Decarbon Daily - Decarbonization Themes Part 5
Inside this issue
Take a look at the previous posts on decarbonization themes to see who and what could win in ESG and decarbonization.
Decarbonization Themes, Part 5
There are several emerging themes for decarbonization across industries. Here are the top 5 themes I will be covering in detail.
1. Electrification driving rare earth mineral demand
2. Natural gas becoming energy transition fuel
3. Emission reduction and avoidance comes in all shapes and sizes
4. Investors pushing towards climate + energy technology need scale
5. Global oil demand recovers to pre-pandemic levels in 2022, but slower growth thereafter
Oil Demand Returns to Pre-pandemic Levels in 2022
Global oil production peaked in Q4 of 2018 and consumption peaked in Q3 of 2019, based on the EIA oil production and consumption data.
During 2021, production impacts due to mulitple hurricanes hitting the US Gulf Coast along with OPEC+ production decisions have supported Brent and WTI prices. As of the end of September, Brent is approaching $80/bbl and WTI is near $75/bbl.
As the world recovered from the pandemic, global oil consumption gradually returned. Industries and countries continue to slowly recover as oil consumption is expected to increase by 5% in 2021. The EIA forecasts about a 3% increase in 2022, reaching 102 million barrels per day. Beyond 2022, energy market research firms differ on the oil consumption forecasts with some peaking as early as 2027 while others peak near 2040.
For energy producers, the Covid-19 crisis emphasized the essential work of providing energy security and energy reliability while balancing investor and consumer confidence to address climate change.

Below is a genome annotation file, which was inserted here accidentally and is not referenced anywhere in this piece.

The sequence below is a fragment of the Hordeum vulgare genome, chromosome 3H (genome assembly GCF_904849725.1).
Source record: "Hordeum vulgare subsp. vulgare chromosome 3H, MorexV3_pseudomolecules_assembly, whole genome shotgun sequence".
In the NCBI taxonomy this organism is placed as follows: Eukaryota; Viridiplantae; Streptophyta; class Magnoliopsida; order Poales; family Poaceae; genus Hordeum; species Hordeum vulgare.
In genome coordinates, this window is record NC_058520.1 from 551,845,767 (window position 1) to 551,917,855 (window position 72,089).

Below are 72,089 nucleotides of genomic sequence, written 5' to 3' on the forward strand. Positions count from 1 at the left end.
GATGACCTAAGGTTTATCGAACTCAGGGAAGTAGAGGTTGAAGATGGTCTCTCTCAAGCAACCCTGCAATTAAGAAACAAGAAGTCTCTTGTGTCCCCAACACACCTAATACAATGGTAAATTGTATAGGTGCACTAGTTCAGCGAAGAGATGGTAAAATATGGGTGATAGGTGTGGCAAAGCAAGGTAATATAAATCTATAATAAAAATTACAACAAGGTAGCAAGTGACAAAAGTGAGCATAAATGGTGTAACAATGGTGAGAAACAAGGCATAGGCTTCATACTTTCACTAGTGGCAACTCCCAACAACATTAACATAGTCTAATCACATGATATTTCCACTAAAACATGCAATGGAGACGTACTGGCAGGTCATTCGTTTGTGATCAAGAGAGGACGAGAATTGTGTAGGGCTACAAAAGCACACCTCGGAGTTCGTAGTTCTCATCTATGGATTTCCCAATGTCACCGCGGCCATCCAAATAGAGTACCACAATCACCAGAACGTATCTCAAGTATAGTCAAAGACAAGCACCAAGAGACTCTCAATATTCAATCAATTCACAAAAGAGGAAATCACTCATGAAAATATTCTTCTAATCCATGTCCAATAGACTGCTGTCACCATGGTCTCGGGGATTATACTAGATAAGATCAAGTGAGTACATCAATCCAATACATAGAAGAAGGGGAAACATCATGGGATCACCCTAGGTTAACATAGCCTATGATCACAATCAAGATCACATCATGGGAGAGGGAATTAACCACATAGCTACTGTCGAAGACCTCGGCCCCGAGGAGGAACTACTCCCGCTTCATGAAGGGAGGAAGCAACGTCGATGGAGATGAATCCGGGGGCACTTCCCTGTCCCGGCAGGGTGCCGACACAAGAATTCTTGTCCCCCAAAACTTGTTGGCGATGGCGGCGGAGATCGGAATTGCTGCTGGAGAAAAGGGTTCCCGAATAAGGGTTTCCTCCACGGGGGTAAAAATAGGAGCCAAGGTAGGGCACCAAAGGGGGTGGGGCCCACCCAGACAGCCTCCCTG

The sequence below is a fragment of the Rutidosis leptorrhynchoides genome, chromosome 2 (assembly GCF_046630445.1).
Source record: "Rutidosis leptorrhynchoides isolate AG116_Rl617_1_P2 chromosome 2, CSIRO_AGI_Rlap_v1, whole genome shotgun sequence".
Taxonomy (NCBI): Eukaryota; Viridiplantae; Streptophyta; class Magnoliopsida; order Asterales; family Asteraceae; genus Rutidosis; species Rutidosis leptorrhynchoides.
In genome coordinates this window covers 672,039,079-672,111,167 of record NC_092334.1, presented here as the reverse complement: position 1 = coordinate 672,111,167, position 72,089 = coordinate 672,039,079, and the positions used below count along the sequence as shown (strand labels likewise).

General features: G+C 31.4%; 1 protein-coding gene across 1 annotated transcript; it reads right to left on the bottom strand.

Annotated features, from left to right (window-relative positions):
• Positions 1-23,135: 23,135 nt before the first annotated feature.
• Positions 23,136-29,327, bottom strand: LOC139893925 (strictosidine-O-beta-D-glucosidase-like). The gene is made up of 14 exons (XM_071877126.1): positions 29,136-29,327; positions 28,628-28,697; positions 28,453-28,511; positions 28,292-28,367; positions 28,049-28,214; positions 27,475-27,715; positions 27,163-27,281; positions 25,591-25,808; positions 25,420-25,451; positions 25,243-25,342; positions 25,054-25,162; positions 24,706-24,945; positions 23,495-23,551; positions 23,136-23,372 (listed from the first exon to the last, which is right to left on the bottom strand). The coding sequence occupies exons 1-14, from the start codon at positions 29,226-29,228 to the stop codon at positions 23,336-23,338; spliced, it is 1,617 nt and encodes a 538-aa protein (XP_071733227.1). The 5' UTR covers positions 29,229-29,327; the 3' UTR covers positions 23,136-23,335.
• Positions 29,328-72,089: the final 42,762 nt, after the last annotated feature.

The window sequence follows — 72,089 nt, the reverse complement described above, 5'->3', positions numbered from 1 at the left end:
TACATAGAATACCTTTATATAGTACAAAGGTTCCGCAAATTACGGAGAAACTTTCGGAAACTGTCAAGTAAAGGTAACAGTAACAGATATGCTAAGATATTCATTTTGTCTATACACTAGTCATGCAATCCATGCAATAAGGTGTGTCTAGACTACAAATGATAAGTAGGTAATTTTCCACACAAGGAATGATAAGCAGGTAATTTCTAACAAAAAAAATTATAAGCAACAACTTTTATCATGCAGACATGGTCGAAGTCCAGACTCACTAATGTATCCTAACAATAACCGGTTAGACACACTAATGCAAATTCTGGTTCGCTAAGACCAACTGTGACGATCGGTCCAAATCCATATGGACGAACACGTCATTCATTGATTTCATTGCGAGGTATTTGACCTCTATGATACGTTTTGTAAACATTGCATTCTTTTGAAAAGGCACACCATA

Did Capital Leave O&G Permanently?
Oil & Gas company investors have steadily declined since 2014. Volatility in 2016 and 2019 pushed away investors because the cycles appeared to be fast and severe each time. The lack of shareholder returns and the continued capital requirements in US shale steered more investors away in 2019 and 2020.
Fast forward to today, bullish energy investors now see a commodity super-cycle emerging for oil, natural gas, and rare earth minerals. The lack of investment and recovering global demand for oil and other commodities is driving prices to 3-yr and all-time highs. Today, WTI is at a 3-year high price, natural gas spot prices are near a six year high at $5.50 per million Btu.
It is still likely that traditional investors will shy away from these capital intensive businesses with volitle commodity cycles in the near term. However, energy industry investors recovering from previous cycles are now preparing to invest in the next cycle. The risk and volitily is spread across the broader energy industry, including oil & gas, renewables, carbon capture, and hydrogen. Each investment comes with expensive price tags and numerous risks. Energy production is expensive due to the scale of operations, reliability requirements, and global demand for various industrial and consumer products.
To deliver these dramatic rates of growth [in low-carbon technologies], enormous capital investment is needed. According to McKinsey’s 1.5-degree-pathway scenario, over the next decade $750 billion is needed to flow to CCUS, $200 billion to EV infrastructure, and $700 billion to hydrogen-production capacity. Renewable power is another magnitude larger; capital expenditures of $8.5 trillion are required to build the solar and on- and offshore wind capacity required from 2020 to 2030. Source: McKinsey
A Practical View? 'All of the Above' Strategy
To maintain quality of life standards in developed countries, there will be demand for low cost energy, specifically oil and gas, for decades to come. In developing countries, there is a tremendous opportunity for low-carbon technologies paired with low cost energy alternatives.
Emission reduction technology must continue to improve to avoid, offset, and remove CO2 emissions. Pairing proven resource supply and low cost energy with renewable power and carbon capture provides a path to negative emissions. The proven resource supply is dependent on your country's or location's natural resources above and below the surface.
An All of the Above strategy is the economical choice to balance the investment that is required in low-carbon technology, economies of scale of existing infrastructure, and the energy cost to the consumer.
Inside this Issue
🛢 OPEC September Oil Output Rises on Nigerian Rebound, OPEC+ Boost
📈 $80 Oil is Sending the Market Toward Demand Destruction, Morgan Stanley Says
🎥 Westwood Webinars – Focus on Offshore Wind, with Subsea UK
💨 Biden Renewables Plan May Hit Floating Tech Troubles
Articles in this issue